Adrian Doherty - the story of the lost genius who was tipped to be the brightest star of Manchester United's golden generation
WILLIAM HILL SPORTS BOOK OF THE YEAR 2016
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Review by Jon Culley
Tales of rising stars robbed of the chance to fulfil their potential are not new but Oliver Kay's story of the fame that fate denied to Adrian Doherty stands out from the crowd.
Doherty, a former apprentice at Manchester United, was a genuine phenomenon, even among a clutch of young players as gifted as those United were nurturing in the late 1980s.
The names that would become known as United's golden generation - Ryan Giggs, Paul Scholes, David Beckham, Nicky Butt and the Neville brothers - were united in their awe of him, a player whose natural ball skills were allied to lightning pace and a fearless attitude that belied his rather shy persona.
Sir Alex Ferguson knew within 15 minutes of first setting eyes on him that he wanted to sign him. He offered him a five-year contract before he was 17, a show of faith in an unproven player that was without precedent.
Adrian Doherty was possibly the most talented young footballer any of them could remember, before or since.
He was due to have made his senior debut in March 1991 on the same day as Giggs, against Everton at Old Trafford. Instead, he was sitting in the Main Stand, nursing a knee injury sustained in an A-team match. The knee was sore and he feared he might be out of action for a few weeks.
In fact, it was the beginning of the end for a career that had barely begun. Two years later, aged only 20, after rehabilitation programmes and surgery and a number of attempted comebacks, United let him go.
After his football career ended, he naturally faded from view, only for his name to re-emerge in tragic circumstances. On May 7, 2000, he fell into a canal in Holland. A month later, the day before his 27th birthday, he died.
Kay's interest with his story began a decade or so later, when Doherty's name came up while he was researching a feature about Giggs to mark the 20th anniversary of the Welshman's debut. He admits it became an obsession.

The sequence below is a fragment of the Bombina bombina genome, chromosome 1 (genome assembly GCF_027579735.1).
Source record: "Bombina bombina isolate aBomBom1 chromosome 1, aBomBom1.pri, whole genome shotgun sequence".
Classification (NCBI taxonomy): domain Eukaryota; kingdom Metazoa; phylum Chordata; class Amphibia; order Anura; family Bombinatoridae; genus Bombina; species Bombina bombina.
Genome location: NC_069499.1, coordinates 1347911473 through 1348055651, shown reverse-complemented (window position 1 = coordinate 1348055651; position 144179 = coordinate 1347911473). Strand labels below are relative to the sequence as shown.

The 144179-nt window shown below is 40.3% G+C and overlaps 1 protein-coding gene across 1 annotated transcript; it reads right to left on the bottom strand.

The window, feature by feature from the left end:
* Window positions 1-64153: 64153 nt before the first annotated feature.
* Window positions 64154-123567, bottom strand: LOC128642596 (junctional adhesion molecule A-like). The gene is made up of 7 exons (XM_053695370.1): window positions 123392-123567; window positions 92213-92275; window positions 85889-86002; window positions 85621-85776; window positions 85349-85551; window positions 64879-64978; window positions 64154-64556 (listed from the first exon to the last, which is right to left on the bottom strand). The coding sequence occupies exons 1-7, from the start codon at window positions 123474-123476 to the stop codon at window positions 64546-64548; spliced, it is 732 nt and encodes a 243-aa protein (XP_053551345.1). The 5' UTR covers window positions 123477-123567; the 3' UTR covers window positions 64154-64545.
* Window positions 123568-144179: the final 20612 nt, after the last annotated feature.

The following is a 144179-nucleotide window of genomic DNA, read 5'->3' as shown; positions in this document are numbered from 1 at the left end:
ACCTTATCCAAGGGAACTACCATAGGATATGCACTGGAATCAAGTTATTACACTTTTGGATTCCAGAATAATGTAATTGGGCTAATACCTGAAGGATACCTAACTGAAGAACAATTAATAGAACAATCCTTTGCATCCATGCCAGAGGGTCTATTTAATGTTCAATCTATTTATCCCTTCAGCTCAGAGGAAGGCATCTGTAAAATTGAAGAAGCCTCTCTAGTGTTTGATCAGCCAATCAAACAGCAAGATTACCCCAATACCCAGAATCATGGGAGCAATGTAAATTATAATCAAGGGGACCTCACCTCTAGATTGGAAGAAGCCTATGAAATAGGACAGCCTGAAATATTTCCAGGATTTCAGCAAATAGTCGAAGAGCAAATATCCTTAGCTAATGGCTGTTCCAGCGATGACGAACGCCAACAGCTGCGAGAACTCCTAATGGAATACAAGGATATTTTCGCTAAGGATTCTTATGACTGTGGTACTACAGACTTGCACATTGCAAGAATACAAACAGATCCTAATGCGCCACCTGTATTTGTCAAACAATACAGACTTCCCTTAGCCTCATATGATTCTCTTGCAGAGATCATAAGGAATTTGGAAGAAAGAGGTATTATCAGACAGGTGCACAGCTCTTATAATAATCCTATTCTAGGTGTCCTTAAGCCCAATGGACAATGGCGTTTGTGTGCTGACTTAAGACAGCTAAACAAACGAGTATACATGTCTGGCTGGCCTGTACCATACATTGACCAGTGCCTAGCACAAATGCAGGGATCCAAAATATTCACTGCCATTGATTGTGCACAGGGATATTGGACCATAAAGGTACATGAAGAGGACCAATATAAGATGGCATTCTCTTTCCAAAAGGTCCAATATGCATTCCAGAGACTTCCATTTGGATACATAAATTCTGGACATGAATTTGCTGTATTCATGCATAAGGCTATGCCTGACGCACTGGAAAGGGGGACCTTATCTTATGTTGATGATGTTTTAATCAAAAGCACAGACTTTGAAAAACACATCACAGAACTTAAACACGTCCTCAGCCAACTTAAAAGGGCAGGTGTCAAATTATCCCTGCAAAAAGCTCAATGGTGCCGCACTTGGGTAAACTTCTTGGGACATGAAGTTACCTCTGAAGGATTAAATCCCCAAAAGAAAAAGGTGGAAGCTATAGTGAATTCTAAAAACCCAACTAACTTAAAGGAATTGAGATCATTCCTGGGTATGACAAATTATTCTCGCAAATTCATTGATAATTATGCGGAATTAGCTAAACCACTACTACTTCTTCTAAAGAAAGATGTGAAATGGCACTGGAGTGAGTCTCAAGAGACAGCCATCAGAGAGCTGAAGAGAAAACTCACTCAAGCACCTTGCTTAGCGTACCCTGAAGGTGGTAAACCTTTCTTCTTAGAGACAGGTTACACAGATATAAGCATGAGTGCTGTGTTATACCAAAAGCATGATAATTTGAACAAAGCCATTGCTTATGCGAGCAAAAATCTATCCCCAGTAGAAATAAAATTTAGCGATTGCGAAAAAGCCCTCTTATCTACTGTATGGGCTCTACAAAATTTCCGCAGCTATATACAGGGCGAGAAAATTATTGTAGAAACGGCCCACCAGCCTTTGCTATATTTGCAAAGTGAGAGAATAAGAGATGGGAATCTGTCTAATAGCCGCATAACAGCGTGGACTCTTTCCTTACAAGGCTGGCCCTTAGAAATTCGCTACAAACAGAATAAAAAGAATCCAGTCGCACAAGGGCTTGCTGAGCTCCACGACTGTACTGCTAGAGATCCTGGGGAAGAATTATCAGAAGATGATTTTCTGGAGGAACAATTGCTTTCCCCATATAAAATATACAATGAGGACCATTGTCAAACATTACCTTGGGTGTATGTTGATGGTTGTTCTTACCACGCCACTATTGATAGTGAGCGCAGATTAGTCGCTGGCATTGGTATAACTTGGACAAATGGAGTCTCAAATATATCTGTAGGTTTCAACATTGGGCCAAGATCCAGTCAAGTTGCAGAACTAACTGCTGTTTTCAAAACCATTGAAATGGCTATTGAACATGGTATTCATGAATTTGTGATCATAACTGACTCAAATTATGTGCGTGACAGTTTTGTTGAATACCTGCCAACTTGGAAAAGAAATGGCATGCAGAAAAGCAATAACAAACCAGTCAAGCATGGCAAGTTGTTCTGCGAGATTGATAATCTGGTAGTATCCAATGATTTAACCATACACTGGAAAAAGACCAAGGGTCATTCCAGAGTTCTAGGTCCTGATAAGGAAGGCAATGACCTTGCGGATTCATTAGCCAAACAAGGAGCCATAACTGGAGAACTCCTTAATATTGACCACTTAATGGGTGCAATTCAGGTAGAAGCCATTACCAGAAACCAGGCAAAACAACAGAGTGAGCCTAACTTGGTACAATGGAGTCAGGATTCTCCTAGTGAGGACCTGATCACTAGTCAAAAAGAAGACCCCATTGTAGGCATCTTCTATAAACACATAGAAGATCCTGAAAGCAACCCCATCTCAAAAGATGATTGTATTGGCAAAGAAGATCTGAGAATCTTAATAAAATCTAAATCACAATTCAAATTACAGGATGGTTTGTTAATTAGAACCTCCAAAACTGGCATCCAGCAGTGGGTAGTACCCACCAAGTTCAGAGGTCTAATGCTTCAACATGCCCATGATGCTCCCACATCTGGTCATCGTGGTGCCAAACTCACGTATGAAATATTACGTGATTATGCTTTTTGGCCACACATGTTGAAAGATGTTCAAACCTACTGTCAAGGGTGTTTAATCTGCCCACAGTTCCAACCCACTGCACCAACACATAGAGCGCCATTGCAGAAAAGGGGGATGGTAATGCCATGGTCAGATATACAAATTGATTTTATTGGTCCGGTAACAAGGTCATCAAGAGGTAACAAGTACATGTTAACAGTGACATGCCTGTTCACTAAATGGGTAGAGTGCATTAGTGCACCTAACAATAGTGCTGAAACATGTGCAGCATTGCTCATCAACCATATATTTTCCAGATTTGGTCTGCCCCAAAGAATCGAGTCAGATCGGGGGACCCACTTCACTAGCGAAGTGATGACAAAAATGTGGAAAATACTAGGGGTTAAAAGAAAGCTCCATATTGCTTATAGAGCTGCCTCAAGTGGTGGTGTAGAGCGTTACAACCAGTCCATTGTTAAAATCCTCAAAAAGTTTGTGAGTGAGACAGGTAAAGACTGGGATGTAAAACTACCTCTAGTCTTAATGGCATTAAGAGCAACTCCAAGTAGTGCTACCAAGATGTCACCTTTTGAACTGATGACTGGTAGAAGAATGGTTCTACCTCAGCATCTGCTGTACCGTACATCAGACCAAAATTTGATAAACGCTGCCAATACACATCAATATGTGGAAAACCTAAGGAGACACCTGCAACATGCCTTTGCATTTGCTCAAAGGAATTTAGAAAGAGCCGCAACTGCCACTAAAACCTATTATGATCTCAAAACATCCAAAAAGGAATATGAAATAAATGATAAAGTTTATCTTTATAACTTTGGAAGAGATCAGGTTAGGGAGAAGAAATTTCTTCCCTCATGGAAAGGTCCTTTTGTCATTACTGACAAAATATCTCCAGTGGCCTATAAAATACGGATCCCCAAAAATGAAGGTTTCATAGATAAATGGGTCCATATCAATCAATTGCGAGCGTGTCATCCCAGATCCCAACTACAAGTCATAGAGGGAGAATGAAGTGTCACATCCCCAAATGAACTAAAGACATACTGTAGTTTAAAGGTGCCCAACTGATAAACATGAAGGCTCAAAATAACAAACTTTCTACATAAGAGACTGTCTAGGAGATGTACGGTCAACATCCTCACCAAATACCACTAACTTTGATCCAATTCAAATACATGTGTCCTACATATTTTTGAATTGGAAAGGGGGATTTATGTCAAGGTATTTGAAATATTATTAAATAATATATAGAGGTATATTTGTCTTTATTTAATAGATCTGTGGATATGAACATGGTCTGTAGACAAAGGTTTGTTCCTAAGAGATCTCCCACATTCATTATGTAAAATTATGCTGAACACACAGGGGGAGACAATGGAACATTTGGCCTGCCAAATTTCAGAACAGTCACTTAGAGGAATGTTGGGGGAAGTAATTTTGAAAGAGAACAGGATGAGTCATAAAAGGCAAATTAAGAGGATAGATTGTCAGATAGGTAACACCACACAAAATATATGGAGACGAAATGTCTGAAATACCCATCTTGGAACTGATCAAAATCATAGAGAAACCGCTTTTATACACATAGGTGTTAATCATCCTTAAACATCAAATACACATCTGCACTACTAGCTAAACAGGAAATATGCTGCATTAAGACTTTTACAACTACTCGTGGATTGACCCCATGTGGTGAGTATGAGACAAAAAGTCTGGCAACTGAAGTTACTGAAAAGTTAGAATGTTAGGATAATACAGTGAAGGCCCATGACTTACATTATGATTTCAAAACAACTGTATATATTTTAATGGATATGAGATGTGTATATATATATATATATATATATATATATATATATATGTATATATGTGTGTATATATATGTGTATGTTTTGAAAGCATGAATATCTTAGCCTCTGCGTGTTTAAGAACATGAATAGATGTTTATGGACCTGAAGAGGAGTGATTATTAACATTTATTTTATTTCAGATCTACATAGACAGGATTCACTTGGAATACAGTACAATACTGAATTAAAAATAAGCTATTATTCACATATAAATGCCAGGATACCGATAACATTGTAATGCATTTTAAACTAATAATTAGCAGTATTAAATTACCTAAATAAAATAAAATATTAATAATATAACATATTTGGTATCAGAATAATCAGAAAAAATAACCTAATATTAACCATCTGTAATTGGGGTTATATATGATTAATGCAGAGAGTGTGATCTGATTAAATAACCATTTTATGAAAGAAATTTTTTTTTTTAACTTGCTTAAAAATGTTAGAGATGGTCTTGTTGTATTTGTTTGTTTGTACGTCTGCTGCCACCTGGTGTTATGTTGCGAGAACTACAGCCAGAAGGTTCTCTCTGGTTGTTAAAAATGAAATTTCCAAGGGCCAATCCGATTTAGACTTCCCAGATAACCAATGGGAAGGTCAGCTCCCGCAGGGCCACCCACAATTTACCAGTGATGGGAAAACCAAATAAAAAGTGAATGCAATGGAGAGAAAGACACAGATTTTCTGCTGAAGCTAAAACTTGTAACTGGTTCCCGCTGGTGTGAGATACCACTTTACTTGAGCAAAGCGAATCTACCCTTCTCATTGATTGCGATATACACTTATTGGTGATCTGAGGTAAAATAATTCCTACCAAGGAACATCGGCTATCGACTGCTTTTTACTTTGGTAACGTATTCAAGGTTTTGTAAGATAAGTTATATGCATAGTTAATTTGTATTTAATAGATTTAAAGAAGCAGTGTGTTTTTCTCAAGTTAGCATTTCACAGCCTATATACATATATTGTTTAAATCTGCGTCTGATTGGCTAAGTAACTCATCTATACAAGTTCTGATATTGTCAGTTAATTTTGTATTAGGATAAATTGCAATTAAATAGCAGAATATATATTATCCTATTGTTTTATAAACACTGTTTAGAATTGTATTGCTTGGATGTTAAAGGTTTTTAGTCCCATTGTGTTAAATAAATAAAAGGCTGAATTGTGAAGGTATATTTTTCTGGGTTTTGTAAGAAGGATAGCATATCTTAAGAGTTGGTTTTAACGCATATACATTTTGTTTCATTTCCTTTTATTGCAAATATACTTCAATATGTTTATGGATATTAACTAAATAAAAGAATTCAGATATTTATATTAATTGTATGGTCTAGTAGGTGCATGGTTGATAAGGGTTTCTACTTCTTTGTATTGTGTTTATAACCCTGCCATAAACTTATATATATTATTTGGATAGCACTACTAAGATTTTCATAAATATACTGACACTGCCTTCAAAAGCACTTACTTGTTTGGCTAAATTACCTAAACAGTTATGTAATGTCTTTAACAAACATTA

A unique personality
Brought up in Strabane in Northern Ireland, a town described as being on the frontline of the Troubles, Doherty was different, a non-conformist, a boy for whom football was just one of many fascinations.
He played the guitar, read books and wrote poetry. He wanted to be a musician as much as to be a footballer. Famously, while he was playing in United's A team, he would give away his complimentary match tickets for the senior team and instead catch a bus into Manchester city centre, not to buy clothes or play snooker, the ways in which his teammates might spend their spare time, but to stand on a street corner, strumming his guitar and singing Bob Dylan songs.
Kay visited the family in Strabane. They were unhappy about several aspects of the way he was treated at United both before and after his injury but did not want to be drawn into a war of words. They were reluctant to become involved but in time agreed, on condition that in his book Kay leaned towards celebrating Adrian's life, rather than raging against injustice.
He respected their wishes. The somewhat sordid tales of how apprentices were treated at the club in that time and the shortcomings in the way United dealt with his injury are rightly explored but with others as witnesses.
A tragic accident
|The Derry Journal's report of Doherty's death|
When he died, predictable rumours did the rounds. He had been in Amsterdam, the stories said, and had fallen into a canal late at night. Assumptions were made, with no basis in fact, that drink or drugs were involved.
In fact, as Kay established by checking with Dutch police reports rather than trusting speculation, Doherty had tumbled into a canal not in Amsterdam but in The Hague, where he had taken a job with a furniture manufacturer.
It had happened early in the morning and there was no trace of drugs or alcohol in his body. He had simply had an accident, probably as he made his way to work. Perhaps he was distracted by a daydream. No one knows.
Forever Young is a painstakingly researched and outstandingly well written book, with a sad end and some dark moments along the way. Yet in a way it is an uplifting one, the story of a carefree and likeable young man, a free spirit with a zest for life who took adversity in his stride and enriched the lives of those around him. Oliver Kay tells it with sensitivity and skill.
Forever Young: The Story of Adrian Doherty - Football's Lost Genius, by Oliver Kay (Quercus)
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And then there were seven - full details of the shortlist for the William Hill Sports Book of the Year 2016
(Photo of Ryan Giggs by Gordon Flood CC BY-SA 2.0)